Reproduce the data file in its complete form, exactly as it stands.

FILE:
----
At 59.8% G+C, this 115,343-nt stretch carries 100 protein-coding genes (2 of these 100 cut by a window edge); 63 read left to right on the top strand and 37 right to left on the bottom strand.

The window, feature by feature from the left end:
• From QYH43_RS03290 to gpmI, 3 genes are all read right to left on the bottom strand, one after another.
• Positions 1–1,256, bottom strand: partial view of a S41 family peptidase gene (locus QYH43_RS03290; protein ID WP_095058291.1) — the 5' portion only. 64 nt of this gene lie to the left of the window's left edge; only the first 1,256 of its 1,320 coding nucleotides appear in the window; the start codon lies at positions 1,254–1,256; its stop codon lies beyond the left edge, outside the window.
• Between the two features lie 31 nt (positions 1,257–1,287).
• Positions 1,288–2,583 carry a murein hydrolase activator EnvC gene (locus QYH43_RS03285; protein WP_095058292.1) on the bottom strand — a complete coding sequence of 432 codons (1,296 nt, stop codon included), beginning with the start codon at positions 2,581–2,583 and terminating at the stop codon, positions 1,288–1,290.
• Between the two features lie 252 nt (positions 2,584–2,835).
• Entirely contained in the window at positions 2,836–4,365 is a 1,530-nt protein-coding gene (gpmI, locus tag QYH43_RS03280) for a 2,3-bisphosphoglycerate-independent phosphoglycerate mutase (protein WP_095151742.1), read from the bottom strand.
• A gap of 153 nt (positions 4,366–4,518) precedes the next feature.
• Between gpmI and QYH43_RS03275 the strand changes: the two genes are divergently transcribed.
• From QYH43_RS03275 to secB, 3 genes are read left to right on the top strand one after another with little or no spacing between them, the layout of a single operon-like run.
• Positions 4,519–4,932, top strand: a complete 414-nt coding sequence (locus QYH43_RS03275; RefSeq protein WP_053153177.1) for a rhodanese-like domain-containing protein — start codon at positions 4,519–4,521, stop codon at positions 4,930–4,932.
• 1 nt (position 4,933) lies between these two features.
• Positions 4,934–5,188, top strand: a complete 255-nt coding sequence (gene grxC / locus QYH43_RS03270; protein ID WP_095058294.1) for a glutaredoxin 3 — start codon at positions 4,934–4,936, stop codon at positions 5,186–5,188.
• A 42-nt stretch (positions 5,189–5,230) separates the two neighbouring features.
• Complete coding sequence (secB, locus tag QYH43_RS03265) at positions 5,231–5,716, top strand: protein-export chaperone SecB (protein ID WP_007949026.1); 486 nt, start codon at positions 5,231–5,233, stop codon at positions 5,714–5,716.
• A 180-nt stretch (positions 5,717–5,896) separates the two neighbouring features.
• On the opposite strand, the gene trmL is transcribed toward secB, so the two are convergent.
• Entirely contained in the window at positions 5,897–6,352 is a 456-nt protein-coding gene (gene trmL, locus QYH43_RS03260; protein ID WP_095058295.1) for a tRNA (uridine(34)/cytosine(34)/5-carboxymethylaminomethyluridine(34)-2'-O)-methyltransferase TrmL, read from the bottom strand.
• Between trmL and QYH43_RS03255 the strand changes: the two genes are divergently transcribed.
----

At 59.8% G+C, this 115,343-nt stretch carries 100 protein-coding genes (2 of these 100 cut by a window edge); 63 read left to right on the top strand and 37 right to left on the bottom strand.

The window, feature by feature from the left end:
• From QYH43_RS03290 to gpmI, 3 genes are all read right to left on the bottom strand, one after another.
• Positions 1–1,256, bottom strand: partial view of a S41 family peptidase gene (locus QYH43_RS03290; protein ID WP_095058291.1) — the 5' portion only. 64 nt of this gene lie to the left of the window's left edge; only the first 1,256 of its 1,320 coding nucleotides appear in the window; the start codon lies at positions 1,254–1,256; its stop codon lies beyond the left edge, outside the window.
• Between the two features lie 31 nt (positions 1,257–1,287).
• Positions 1,288–2,583 carry a murein hydrolase activator EnvC gene (locus QYH43_RS03285; protein WP_095058292.1) on the bottom strand — a complete coding sequence of 432 codons (1,296 nt, stop codon included), beginning with the start codon at positions 2,581–2,583 and terminating at the stop codon, positions 1,288–1,290.
• Between the two features lie 252 nt (positions 2,584–2,835).
• Entirely contained in the window at positions 2,836–4,365 is a 1,530-nt protein-coding gene (gpmI, locus tag QYH43_RS03280) for a 2,3-bisphosphoglycerate-independent phosphoglycerate mutase (protein WP_095151742.1), read from the bottom strand.
• A gap of 153 nt (positions 4,366–4,518) precedes the next feature.
• Between gpmI and QYH43_RS03275 the strand changes: the two genes are divergently transcribed.
• From QYH43_RS03275 to secB, 3 genes are read left to right on the top strand one after another with little or no spacing between them, the layout of a single operon-like run.
• Positions 4,519–4,932, top strand: a complete 414-nt coding sequence (locus QYH43_RS03275; RefSeq protein WP_053153177.1) for a rhodanese-like domain-containing protein — start codon at positions 4,519–4,521, stop codon at positions 4,930–4,932.
• 1 nt (position 4,933) lies between these two features.
• Positions 4,934–5,188, top strand: a complete 255-nt coding sequence (gene grxC / locus QYH43_RS03270; protein ID WP_095058294.1) for a glutaredoxin 3 — start codon at positions 4,934–4,936, stop codon at positions 5,186–5,188.
• A 42-nt stretch (positions 5,189–5,230) separates the two neighbouring features.
• Complete coding sequence (secB, locus tag QYH43_RS03265) at positions 5,231–5,716, top strand: protein-export chaperone SecB (protein ID WP_007949026.1); 486 nt, start codon at positions 5,231–5,233, stop codon at positions 5,714–5,716.
• A 180-nt stretch (positions 5,717–5,896) separates the two neighbouring features.
• On the opposite strand, the gene trmL is transcribed toward secB, so the two are convergent.
• Entirely contained in the window at positions 5,897–6,352 is a 456-nt protein-coding gene (gene trmL, locus QYH43_RS03260; protein ID WP_095058295.1) for a tRNA (uridine(34)/cytosine(34)/5-carboxymethylaminomethyluridine(34)-2'-O)-methyltransferase TrmL, read from the bottom strand.
• Between trmL and QYH43_RS03255 the strand changes: the two genes are divergently transcribed.